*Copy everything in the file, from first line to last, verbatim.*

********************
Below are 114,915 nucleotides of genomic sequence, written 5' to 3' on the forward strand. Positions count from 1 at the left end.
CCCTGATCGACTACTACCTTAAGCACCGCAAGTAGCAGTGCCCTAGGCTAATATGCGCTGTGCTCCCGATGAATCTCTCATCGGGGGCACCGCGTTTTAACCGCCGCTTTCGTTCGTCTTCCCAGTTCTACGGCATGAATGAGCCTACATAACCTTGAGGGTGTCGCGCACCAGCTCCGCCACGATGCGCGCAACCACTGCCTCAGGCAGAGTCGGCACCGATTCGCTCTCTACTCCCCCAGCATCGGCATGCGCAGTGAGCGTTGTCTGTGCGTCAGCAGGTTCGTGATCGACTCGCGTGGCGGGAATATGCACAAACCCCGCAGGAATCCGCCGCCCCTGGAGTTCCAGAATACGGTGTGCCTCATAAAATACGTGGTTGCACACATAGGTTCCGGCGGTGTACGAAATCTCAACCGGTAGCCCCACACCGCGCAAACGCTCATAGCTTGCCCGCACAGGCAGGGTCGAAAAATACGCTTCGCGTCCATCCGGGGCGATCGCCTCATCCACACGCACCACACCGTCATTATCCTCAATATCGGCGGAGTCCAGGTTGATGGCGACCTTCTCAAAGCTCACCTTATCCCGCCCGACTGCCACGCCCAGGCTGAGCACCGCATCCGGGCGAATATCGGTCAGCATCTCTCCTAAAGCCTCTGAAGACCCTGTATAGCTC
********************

Below are 114,915 nucleotides of genomic sequence, written 5' to 3' on the forward strand. Positions count from 1 at the left end.
CCCTGATCGACTACTACCTTAAGCACCGCAAGTAGCAGTGCCCTAGGCTAATATGCGCTGTGCTCCCGATGAATCTCTCATCGGGGGCACCGCGTTTTAACCGCCGCTTTCGTTCGTCTTCCCAGTTCTACGGCATGAATGAGCCTACATAACCTTGAGGGTGTCGCGCACCAGCTCCGCCACGATGCGCGCAACCACTGCCTCAGGCAGAGTCGGCACCGATTCGCTCTCTACTCCCCCAGCATCGGCATGCGCAGTGAGCGTTGTCTGTGCGTCAGCAGGTTCGTGATCGACTCGCGTGGCGGGAATATGCACAAACCCCGCAGGAATCCGCCGCCCCTGGAGTTCCAGAATACGGTGTGCCTCATAAAATACGTGGTTGCACACATAGGTTCCGGCGGTGTACGAAATCTCAACCGGTAGCCCCACACCGCGCAAACGCTCATAGCTTGCCCGCACAGGCAGGGTCGAAAAATACGCTTCGCGTCCATCCGGGGCGATCGCCTCATCCACACGCACCACACCGTCATTATCCTCAATATCGGCGGAGTCCAGGTTGATGGCGACCTTCTCAAAGCTCACCTTATCCCGCCCGACTGCCACGCCCAGGCTGAGCACCGCATCCGGGCGAATATCGGTCAGCATCTCTCCTAAAGCCTCTGAAGACCCTGTATAGCTC